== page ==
5 Ways To Survive The Torture That Is Moving (Let Alone Finding An Apartment)

The concept of “home” is one that carries a great deal of significance for the average human being. It’s not just the place where you live, it’s also that abstract state of mind cliché that writers, musicians, poets, and greeting card companies prattle on about incessantly. “Home” is supposed to have a sentimental value that goes beyond merely having a place to sleep every night.

Of course, there’s the question of what “home” is being discussed. Is it your parents’ home where you grew up? Is it the college dorm where you received your first of many mediocre handjobs? Is it your car or workplace, where you likely spend the vast majority of your day? Is it the cramped, expensive rat-trap studio where you got the last of your many mediocre handjobs?

To me, home is wherever I can afford to pay my rent on time. In LA, the cost of an apartment is going up at an absurd clip that most of us can’t keep up with. New York, San Francisco, Chicago, and other major cities are even worse. As long as home isn’t behind a dumpster outside of an Arby’s, I’m happy. If the cockroaches don’t have names and 401(k)s, I’m ecstatic. Even if my bar for satisfaction is low, I still like to believe that I know what to look for and how to find it.

I’m about to move for the sixth time since I’ve lived in Los Angeles, and at this juncture, you’d think I would be an expert at finding a suitable residence. You’d be right. I’ve mastered the esoteric art of picking the perfect apartment despite all the many ghastly factors working against me. Following these foolproof guidelines will keep you from having to room with nine alcoholic grifters with excessive flatulence issues (don’t ask).

1. Stay off Craigslist.

I know it’s tempting to go for the free apartment listings. Everyone wants to be Indiana Jones and uncover some hidden treasure or coveted artifact of ancient times. In this case, “ancient times” means “back when you could rent a one-bedroom apartment in the city for less than $1,000 a month.” It’s not going to happen. You’ll waste most of your valuable time sifting through fake listings, deceptive listings, and general wackos. Pay for a service. I don’t care which one. Just don’t get hoodwinked by a band of tweakers who just want to steal your underwear.

2. Make a list of dealbreakers.

Pretend apartment hunting is akin to going on OKCupid or Tinder. There are just some things you won’t abide. For instance, when I was single, I refused to date anyone who liked Radiohead, didn’t drink, enjoyed “nature,” or listed her hero as Lindsay Lohan. It’s even worse if they list their hero as Michael Lohan, which has happened to me.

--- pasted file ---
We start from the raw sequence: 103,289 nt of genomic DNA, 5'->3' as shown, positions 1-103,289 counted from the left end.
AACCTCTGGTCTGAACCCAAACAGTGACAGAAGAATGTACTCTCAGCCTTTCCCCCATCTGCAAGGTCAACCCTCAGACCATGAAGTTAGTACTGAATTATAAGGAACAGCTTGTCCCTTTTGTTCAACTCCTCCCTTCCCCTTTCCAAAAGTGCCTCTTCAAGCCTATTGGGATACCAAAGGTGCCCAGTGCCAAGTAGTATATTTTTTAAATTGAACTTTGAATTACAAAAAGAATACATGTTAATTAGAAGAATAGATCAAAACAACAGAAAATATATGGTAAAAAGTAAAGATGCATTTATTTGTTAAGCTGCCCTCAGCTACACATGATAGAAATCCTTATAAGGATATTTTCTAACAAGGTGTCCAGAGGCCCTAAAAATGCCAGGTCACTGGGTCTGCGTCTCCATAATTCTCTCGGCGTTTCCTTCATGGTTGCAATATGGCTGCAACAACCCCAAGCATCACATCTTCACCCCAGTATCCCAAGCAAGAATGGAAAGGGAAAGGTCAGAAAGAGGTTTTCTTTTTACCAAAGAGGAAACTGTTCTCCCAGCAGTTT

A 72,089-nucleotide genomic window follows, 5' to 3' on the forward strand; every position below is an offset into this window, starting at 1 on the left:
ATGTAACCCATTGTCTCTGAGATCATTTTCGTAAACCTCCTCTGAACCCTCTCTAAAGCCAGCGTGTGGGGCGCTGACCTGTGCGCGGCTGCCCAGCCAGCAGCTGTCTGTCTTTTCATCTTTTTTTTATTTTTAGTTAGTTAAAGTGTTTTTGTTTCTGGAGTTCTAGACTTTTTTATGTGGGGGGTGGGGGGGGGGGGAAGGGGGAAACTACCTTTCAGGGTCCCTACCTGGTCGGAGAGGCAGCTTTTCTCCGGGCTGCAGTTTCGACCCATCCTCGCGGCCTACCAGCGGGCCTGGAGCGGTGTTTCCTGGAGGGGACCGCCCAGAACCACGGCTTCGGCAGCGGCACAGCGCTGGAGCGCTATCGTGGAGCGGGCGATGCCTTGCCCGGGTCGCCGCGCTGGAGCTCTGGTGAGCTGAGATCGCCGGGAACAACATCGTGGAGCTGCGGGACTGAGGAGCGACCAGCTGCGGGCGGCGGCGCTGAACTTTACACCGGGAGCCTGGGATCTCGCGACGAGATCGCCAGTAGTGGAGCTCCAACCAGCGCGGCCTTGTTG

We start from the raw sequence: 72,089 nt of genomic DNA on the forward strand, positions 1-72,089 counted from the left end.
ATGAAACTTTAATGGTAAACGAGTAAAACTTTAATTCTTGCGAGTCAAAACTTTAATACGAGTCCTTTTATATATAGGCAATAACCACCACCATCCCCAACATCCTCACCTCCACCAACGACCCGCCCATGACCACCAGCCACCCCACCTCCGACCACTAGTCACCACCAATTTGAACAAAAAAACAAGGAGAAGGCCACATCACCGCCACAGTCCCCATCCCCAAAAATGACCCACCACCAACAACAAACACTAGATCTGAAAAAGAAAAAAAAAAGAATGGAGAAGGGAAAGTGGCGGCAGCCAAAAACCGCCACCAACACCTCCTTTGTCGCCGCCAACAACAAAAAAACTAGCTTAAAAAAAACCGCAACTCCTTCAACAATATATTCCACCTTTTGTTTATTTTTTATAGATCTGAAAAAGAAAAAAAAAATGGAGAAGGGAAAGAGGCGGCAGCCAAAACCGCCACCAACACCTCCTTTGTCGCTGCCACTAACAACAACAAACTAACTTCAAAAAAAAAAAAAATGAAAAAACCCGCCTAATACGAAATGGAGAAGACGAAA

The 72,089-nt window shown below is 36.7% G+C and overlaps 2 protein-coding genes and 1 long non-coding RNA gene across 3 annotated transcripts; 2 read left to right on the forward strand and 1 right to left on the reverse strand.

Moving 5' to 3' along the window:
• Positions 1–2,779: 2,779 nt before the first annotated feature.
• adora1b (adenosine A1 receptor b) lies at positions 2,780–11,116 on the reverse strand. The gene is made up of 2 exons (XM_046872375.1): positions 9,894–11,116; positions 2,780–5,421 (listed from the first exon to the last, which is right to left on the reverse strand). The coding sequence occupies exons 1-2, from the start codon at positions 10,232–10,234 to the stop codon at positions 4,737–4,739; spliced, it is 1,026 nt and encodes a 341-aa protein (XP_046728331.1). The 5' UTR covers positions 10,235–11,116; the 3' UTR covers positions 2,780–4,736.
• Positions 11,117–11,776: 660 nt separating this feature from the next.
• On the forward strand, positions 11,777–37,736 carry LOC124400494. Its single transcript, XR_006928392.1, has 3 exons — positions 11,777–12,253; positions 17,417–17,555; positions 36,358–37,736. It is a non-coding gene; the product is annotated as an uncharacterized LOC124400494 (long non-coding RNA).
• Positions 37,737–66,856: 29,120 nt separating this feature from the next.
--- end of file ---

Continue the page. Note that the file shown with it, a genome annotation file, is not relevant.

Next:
Do the same with an apartment. Stuff like pets, washer/dryer hookups, pool, covered parking, subway accessibility, and hotness of neighbors should all be considered… and not up for compromise. Refuse to settle and you’ll find eternal happiness.

3. Leave your parents out of it.

No one but you knows what you want, especially not the people who raised you. Your parents will swear that they have your best interest in mind, but what they’re actually doing is secretly having you move closer and closer to them. Every time you get a new place, they’re just trying to drag you back to their house. Eventually, Pasadena turns into Fresno, which a few years down the line becomes Lincoln, Nebraska. Avoid the trap. Tell them you’re moving after you the sign the lease. And keep going west, my friend.

4. Get an even-numbered address.

This is just a little superstition I have. Why even numbers? Because the other option is “odd” numbers. Odd? Really? The name itself is off-putting. I’m as square, normal, boring, and typical as they come. Ain’t no way I’m gonna live on no odd-numbered street. Call me Shia LaBeouf, because I’m Even Stevens.

5. Don’t move.

This is your best bet, by far. Stay where you are. Don’t leave. Sure, your place totally sucks. It smells like athlete’s foot and dog food, your landlord may or may not be in the Mossad, and the security guard hands out free methadone, but the alternative is moving. Moving is never fun. It’s expensive, time consuming, you are guaranteed to lose or break at least one valuable personal item, and all of your friends will find excuses to not help you. Planning a move is akin to cutting off a gangrenous limb to stop an infection. Sure, things are ostensibly better when it’s over, but not by much. Thought Catalog Logo Mark

Don’t move. Buy Dave Schilling’s Thought Catalog e-book, Letters from My Therapist instead. It’s cheaper, faster, and more pleasurable than packing up your fine china, DVDs, and collection of Bratz dolls.

featured image – Shutterstock

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